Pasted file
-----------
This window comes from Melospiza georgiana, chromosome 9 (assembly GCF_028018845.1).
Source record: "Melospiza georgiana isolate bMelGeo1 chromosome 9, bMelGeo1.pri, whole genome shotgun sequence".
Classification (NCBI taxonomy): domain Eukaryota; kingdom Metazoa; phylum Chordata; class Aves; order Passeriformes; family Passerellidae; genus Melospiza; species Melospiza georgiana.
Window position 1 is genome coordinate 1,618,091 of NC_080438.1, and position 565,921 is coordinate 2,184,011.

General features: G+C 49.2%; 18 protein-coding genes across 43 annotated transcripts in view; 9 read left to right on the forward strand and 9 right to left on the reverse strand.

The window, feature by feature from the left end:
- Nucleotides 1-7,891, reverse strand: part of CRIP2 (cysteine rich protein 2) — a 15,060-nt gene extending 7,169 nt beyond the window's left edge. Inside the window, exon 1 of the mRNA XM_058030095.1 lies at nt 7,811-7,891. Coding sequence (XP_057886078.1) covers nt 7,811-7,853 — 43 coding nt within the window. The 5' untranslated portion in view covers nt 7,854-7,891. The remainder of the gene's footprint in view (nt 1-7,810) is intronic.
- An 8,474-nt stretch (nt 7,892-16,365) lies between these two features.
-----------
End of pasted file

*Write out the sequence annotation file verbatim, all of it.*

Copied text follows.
This window comes from Melospiza georgiana, chromosome 9 (assembly GCF_028018845.1).
Source record: "Melospiza georgiana isolate bMelGeo1 chromosome 9, bMelGeo1.pri, whole genome shotgun sequence".
Classification (NCBI taxonomy): domain Eukaryota; kingdom Metazoa; phylum Chordata; class Aves; order Passeriformes; family Passerellidae; genus Melospiza; species Melospiza georgiana.
Window position 1 is genome coordinate 1,618,091 of NC_080438.1, and position 565,921 is coordinate 2,184,011.

General features: G+C 49.2%; 18 protein-coding genes across 43 annotated transcripts in view; 9 read left to right on the forward strand and 9 right to left on the reverse strand.

The window, feature by feature from the left end:
- Nucleotides 1-7,891, reverse strand: part of CRIP2 (cysteine rich protein 2) — a 15,060-nt gene extending 7,169 nt beyond the window's left edge. Inside the window, exon 1 of the mRNA XM_058030095.1 lies at nt 7,811-7,891. Coding sequence (XP_057886078.1) covers nt 7,811-7,853 — 43 coding nt within the window. The 5' untranslated portion in view covers nt 7,854-7,891. The remainder of the gene's footprint in view (nt 1-7,810) is intronic.
- An 8,474-nt stretch (nt 7,892-16,365) lies between these two features.